Business development companies (BDCs) and the Market Vectors BDC Income ETF (NYSEArca: BIZD) have earned some much needed relief as the Federal Reserve has dithered on raising interest rates, good news for income-generating, rate-sensitive asset classes such as BDCs.
And while third-quarter earnings for BDCs are not expected to be overly impressive, the fourth quarter could be the right time to revisit this asset class in the eyes of some sell-side analysts.
“Third quarter earnings for business development companies, public firms that make loans to private companies, are unlikely to be that exciting when the flood of reports kicks in in early November. That’s partly because there were fewer loan originations completed as companies postponed deals amid turbulent market conditions finds SunTrust Robinson Humphrey in a new report on the industry,” reports Amey Stone for Barron’s.
Although the Federal Reserve has yet to raise interest rates and some market observers believe that will not happen until late in the first quarter of 2016, BIZD is off 10% year-to-date. BDCs offer attractive income opportunities since they are required to pay out 90% of income in form of dividends, a structure similar to what income investors find with real estate investment trusts (REITs).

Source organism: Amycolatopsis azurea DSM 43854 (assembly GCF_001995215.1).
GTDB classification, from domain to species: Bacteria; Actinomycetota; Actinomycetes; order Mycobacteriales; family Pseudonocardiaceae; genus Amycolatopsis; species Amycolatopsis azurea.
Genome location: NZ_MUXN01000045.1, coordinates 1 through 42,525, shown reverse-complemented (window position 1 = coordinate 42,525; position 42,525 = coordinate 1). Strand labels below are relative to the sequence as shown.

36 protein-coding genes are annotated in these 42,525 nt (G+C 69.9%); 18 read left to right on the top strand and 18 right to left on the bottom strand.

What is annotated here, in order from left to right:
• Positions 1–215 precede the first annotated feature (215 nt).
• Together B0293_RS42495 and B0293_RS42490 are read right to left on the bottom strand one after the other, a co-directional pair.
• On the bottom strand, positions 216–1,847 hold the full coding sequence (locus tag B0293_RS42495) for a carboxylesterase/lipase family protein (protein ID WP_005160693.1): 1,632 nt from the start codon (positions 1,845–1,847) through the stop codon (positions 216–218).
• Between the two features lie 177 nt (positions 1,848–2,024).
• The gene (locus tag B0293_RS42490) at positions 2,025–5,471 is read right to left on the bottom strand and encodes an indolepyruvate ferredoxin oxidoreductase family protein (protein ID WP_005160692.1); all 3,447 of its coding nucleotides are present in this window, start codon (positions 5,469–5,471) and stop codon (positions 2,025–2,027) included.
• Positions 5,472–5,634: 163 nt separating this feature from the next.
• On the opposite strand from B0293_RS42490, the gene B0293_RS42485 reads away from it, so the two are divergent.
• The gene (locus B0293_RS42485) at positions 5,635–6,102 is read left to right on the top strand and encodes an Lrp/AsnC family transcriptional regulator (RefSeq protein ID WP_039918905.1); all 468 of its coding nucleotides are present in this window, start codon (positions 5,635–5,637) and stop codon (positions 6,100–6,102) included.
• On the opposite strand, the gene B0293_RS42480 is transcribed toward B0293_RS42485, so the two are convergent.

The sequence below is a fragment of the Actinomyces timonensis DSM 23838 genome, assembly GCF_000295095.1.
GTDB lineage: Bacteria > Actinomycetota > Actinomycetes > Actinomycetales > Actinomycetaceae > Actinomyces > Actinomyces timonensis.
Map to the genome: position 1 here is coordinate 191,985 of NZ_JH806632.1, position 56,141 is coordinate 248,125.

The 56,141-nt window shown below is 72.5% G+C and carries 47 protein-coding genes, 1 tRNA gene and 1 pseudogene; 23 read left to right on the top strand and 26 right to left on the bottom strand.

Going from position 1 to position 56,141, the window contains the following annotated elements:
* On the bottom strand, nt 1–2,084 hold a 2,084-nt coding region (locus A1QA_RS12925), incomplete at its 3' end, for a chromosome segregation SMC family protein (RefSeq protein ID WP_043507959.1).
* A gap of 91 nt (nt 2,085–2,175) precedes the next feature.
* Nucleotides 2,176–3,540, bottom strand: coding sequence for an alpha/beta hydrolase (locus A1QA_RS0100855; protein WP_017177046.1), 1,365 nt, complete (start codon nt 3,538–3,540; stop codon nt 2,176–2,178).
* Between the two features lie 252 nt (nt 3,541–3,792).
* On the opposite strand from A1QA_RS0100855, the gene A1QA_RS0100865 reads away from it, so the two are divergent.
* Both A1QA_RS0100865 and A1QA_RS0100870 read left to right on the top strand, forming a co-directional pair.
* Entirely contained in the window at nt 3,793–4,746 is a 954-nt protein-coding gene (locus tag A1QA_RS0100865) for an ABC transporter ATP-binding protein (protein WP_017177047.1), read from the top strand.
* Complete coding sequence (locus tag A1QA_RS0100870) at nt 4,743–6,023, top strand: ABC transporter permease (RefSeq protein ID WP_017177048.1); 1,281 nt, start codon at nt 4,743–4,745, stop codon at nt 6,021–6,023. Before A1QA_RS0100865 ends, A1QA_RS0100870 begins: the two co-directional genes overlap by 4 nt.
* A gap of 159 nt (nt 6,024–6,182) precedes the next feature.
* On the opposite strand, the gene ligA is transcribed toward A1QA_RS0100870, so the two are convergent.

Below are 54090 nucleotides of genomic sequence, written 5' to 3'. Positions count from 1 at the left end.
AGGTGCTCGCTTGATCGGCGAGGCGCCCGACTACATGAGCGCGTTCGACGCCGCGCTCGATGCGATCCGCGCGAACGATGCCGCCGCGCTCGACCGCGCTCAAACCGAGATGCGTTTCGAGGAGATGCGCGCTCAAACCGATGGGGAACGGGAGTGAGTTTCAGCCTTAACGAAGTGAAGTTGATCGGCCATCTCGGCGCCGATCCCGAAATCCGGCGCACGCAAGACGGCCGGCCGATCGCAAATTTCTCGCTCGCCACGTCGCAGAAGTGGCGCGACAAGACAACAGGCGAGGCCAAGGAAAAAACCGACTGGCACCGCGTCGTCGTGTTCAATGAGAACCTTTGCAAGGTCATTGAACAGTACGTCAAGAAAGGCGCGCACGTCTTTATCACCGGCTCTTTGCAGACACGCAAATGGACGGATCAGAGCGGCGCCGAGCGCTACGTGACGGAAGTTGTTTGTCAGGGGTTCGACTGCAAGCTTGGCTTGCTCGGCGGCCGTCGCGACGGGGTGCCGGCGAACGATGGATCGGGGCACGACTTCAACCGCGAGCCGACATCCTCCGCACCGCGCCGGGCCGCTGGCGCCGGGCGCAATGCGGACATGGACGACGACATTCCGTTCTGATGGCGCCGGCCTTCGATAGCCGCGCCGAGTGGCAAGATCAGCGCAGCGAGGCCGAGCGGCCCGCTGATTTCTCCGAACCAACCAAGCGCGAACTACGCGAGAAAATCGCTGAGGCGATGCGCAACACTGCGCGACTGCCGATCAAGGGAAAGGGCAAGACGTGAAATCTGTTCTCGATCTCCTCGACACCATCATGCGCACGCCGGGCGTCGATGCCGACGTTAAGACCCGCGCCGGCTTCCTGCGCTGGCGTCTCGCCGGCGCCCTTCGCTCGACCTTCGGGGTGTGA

The companies essentially help fund small $5 million to $100 million businesses. Ever since the financial crisis, regulators have clamped down on traditional lenders and made it harder for businesses to access public capital, which has forced smaller business to take loans from BDCs. [BDC ETFs for a Growing Economy, Attractive Yields]
Last week, Barron’s published an article highlighting diminishing risk in terms of coming BDC debt maturities.
Since the debt is typically senior secured and set to float with interest rate benchmarks, there is diminished rate risk. When the Fed raises rates, BDC loan interest rates pegged to the London Interbank Offered Rate, or LIBOR, will also rise.
Business development companies are required to disclose so-called acquired fund fees and expenses, which are a type of business expense and not considered “fees” in the way fund investors are familiar with. [Making Sense of Acquired Fund Fees in BDC ETFs]
“The fourth quarter should show much improvement, writes analyst Douglas Mewhirter on Wednesday. New deals are closing with better terms for lenders and yields should be rising over the next year,” according to Barron’s.
Market Vectors BDC Income ETF
The opinions and forecasts expressed herein are solely those of Tom Lydon, and may not actually come to pass. Information on this site should not be used or construed as an offer to sell, a solicitation of an offer to buy, or a recommendation for any product.